Women's UPF 50+ UV Sun Protective Convertible Beach Visor Hat
A hat with at least a 2- to 3-inch brim all around is ideal because it protects areas that are often exposed to intense sun, such as the ears, eyes, forehead, nose, and scalp. A dark, non-reflective underside to the brim can also help lower the amount of UV rays reaching the face from reflective surfaces such as water.
Protect Yourself from Ultraviolet (UV) Rays
Most skin cancers are caused by too much exposure to ultraviolet (UV) rays. Most of this exposure comes from the sun, but some can come from man-made sources, such as indoor tanning beds and sun lamps. People who get a lot of exposure to UV rays are at greater risk for skin cancer.
The main types of UV rays that can affect your skin include UVA rays and UVB rays. UVB rays have more energy and are a more potent cause of at least some skin cancers, but both UVA and UVB rays can damage skin and cause skin cancer. There are no safe UV rays. (To learn more about the different types of UV rays, see Ultraviolet (UV) Radiation.)
How Can You Avoid Harmful Effects of the Sun?
Some people think about sun protection only when they spend a day at the lake, beach, or pool. But sun exposure adds up day after day, and it happens every time you are in the sun. Even though sunlight is the main source of UV rays, you don’t have to avoid the sun completely. And it would be unwise to stay inside if it would keep you from being active, because physical activity is important for good health. But getting too much sun can be harmful. There are some simple steps you can take to limit your exposure to UV rays.
Simply staying in the shade is one of the best ways to limit your UV exposure. If you are going to be in the sun, "Slip! Slop! Slap!® and Wrap" is a catchphrase that can help you remember some of the key steps you can take to protect yourself from UV rays:
- Slip on a shirt.
- Slop on sunscreen.
- Slap on a hat.
- Wrap on sunglasses to protect the eyes and skin around them.
Unique 2-in-1 design
Features a zipper that removes the top part of the hat away from the visor section, so you can wear it either as a hat to cover your head or simply as a wide-brimmed visor
A cute bow covered the Velcro part,sun visor hat can be adjusted with its' velcro back closure
Foldable & Packable
This ladies visor sun hat is foldable & packable while still maintaining its shape, its compactable size makes it easy to store anywhere & carried in your bag on-the-go for travels
Our 2 in 1 sun hat is perfect for various outdoor activities such as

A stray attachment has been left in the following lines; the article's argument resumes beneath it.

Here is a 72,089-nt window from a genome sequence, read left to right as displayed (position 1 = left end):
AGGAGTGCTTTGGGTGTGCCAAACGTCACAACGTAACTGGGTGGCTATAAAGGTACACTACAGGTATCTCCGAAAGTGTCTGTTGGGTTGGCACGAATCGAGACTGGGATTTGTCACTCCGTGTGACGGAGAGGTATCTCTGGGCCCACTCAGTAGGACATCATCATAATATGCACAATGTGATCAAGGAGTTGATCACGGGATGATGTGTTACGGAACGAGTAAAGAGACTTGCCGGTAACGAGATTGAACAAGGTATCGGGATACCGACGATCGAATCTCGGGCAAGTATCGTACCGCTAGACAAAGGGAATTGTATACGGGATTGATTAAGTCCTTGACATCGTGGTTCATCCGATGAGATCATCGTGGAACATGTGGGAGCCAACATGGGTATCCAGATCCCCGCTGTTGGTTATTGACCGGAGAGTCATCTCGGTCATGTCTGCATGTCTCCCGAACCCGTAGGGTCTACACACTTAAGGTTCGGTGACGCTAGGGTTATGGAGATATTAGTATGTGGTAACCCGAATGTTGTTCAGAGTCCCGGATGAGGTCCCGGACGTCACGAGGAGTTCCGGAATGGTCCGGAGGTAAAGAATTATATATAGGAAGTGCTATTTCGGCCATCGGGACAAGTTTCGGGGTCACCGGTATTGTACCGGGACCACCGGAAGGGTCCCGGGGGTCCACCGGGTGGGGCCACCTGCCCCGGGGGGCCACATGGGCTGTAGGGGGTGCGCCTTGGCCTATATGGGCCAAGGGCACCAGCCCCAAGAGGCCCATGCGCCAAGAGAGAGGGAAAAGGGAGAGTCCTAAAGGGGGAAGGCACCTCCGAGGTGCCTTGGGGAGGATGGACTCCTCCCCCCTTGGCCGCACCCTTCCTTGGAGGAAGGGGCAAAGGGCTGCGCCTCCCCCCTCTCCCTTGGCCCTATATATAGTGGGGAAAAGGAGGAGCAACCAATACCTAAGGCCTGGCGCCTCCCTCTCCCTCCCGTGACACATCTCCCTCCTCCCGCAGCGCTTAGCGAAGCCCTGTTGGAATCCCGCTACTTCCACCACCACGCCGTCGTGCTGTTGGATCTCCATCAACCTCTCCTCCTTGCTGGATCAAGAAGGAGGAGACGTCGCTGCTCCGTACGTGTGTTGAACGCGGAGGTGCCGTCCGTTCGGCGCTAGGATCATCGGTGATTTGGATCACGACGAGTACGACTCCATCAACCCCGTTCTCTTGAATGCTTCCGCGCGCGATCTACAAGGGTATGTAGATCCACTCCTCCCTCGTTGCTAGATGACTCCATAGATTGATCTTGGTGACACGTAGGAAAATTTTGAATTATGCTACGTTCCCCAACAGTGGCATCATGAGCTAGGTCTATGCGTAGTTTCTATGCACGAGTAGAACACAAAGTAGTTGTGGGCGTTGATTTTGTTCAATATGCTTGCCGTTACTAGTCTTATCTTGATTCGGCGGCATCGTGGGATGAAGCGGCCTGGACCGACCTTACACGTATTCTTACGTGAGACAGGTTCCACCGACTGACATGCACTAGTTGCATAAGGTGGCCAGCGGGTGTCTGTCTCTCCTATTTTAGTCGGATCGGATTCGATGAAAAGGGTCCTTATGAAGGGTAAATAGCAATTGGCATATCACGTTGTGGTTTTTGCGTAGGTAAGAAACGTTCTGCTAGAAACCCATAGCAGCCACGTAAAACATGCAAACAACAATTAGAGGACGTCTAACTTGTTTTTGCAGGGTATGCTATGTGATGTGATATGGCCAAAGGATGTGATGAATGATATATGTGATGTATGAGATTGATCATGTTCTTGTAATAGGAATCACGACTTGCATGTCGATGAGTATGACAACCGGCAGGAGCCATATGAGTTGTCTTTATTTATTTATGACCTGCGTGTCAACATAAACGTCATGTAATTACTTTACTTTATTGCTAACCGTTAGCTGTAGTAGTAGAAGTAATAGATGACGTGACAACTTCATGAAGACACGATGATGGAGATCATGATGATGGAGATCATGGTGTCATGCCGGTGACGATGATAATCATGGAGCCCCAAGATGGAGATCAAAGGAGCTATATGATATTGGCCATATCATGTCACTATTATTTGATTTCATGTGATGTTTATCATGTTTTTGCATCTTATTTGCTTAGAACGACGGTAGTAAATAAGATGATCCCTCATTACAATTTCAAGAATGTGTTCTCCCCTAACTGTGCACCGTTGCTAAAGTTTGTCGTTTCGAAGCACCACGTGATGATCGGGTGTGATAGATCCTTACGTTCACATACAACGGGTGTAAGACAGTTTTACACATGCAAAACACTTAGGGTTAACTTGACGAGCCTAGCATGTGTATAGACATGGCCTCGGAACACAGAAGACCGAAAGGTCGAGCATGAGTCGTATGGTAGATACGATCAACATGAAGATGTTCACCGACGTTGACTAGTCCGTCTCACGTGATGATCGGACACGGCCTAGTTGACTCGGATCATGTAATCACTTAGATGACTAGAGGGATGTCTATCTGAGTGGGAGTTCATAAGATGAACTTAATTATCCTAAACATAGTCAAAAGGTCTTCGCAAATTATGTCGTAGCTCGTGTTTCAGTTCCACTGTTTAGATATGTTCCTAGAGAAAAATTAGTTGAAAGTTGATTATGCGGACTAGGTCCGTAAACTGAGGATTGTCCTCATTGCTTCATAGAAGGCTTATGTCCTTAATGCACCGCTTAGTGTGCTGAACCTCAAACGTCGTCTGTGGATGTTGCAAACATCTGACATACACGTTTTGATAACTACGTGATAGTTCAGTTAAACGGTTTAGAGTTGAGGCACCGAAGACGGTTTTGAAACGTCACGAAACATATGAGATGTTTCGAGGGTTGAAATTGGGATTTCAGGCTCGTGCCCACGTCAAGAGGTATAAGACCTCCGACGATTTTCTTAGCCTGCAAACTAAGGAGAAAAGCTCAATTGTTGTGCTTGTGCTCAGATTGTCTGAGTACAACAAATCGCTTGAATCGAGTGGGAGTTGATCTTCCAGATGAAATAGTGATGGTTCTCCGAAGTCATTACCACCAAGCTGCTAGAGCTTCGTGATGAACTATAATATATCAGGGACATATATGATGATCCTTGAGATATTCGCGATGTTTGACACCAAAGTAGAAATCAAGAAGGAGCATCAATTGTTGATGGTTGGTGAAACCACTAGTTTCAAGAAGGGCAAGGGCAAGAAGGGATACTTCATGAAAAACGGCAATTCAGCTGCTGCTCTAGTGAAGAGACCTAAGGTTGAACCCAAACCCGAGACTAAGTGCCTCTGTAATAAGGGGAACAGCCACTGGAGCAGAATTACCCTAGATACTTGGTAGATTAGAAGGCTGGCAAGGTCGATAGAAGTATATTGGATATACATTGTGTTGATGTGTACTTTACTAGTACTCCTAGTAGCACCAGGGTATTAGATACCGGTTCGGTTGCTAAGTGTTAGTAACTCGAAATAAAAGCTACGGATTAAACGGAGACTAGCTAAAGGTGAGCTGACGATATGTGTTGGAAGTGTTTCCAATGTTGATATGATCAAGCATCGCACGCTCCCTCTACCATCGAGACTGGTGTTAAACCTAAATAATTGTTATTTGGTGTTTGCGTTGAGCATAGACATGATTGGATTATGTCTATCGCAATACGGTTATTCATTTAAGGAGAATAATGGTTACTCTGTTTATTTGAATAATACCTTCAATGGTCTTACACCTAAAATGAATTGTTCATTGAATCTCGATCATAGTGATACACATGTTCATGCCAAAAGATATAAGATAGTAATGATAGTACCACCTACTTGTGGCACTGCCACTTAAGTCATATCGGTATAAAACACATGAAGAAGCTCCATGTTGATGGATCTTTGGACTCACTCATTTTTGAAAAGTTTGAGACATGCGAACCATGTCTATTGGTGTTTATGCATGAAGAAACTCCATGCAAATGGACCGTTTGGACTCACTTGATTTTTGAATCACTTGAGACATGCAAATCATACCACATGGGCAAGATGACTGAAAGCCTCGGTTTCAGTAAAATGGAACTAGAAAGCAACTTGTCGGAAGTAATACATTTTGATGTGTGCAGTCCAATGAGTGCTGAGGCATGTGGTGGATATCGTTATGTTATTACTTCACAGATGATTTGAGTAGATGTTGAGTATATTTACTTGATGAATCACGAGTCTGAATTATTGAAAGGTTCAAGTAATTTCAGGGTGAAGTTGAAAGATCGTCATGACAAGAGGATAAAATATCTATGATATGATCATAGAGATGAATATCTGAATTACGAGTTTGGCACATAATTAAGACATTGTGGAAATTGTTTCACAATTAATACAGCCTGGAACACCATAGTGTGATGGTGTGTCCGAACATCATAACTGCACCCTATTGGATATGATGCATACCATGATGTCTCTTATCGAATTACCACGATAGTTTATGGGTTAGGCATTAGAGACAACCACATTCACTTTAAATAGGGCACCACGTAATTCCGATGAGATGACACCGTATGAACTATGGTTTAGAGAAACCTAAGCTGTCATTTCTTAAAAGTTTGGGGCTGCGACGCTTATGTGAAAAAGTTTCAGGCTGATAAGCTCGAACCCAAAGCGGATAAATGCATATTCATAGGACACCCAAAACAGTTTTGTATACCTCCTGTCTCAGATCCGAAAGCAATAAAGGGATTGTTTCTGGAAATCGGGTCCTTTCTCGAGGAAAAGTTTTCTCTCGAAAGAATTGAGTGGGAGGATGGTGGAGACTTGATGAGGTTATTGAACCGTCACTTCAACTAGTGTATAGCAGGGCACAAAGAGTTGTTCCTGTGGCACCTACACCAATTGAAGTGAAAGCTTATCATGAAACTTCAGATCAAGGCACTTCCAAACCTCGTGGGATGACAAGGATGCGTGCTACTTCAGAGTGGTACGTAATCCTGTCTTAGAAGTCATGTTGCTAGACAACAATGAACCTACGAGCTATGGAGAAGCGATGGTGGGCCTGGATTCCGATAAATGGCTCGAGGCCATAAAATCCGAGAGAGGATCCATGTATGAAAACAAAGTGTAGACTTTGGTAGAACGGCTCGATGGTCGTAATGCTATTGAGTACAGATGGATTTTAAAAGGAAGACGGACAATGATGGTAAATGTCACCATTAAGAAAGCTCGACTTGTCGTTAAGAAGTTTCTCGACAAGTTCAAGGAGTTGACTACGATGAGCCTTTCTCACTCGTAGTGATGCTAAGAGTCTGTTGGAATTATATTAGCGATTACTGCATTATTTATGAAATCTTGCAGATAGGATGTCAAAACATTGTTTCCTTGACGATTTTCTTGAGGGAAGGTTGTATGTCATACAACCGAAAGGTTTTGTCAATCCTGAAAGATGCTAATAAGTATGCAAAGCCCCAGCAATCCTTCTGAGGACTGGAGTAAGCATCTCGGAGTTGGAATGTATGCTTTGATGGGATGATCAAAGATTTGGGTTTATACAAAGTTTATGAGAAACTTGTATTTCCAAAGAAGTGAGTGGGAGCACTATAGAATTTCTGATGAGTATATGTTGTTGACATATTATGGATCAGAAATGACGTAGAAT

golf, camping, picnicking at the park, running and more
Removable sun hat :
Convert between sun hat and sun visor by zipper
4.5" wide brim protect your eyes and face from sun and ultraviolet rays
Superior polyester fabric, lightweight and breathable quality
Perfect for outdoor:
Hiking hat gardening hat and biking hat
2 in 1 Wide Brim Sun Visor Hats for Women
Unique 2-in-1 Design - Features a zipper that removes the top part of the hat away from the visor section, so you can wear it either as a hat to cover your head or simply as a wide-brimmed visor
Storage & Travel-Friendly - This ladies visor sun hat is foldable & packable while still maintaining its shape, its compactable size makes it easy to store anywhere & carried in your bag on-the-go for travels
What affects UV exposure?
The strength of the sun's UV rays reaching the ground depends on a number of factors, such as:
- Time of day: UV rays are strongest in the middle of the day, between 10 am and 4 pm.
- Season of the year: UV rays are stronger during spring and summer months. This is less of a factor near the equator.
- Distance from the equator (latitude): UV exposure goes down as you get further from the equator.
- Altitude: More UV rays reach the ground at higher elevations.
- Cloud cover: The effect of clouds can vary, but it's important to know that UV rays can get through to the ground, even on a cloudy day.
- Reflection off surfaces: UV rays can bounce off surfaces like water, sand, snow, or pavement, leading to an increase in UV exposure.
What is the UV Index?
The US National Weather Service and the Environmental Protection Agency (EPA) have developed the UV Index, which gives you an idea of how strong the UV light is in your area on any given day, on a scale from 1 to 11+. A higher number means greater risk of exposure to UV rays and a higher chance of sunburn and skin damage that could ultimately lead to skin cancer. The UV Index is part of many weather forecasts throughout the country. Further information about the UV Index, as well as your local UV Index forecast, can be found on the EPA's website at www.epa.gov/sunsafety/uv-index-1.
Other factors affecting UV exposure
Along with the strength of the rays, the amount of UV exposure you get also depends on the length of time your skin is exposed, and if your skin is protected with clothing or sunscreen.
People who live in areas with year-round, bright sunlight have a higher risk of skin cancer. Spending a lot of time outdoors for work or recreation without protective clothing and sunscreen increases your risk.
The pattern of exposure may also affect your skin cancer risk. For example, frequent sunburns in childhood may increase the risk for some types of skin cancer many years or even decades later.
It's also important to understand that some people are more likely to get skin damage from the sun, for a variety of reasons.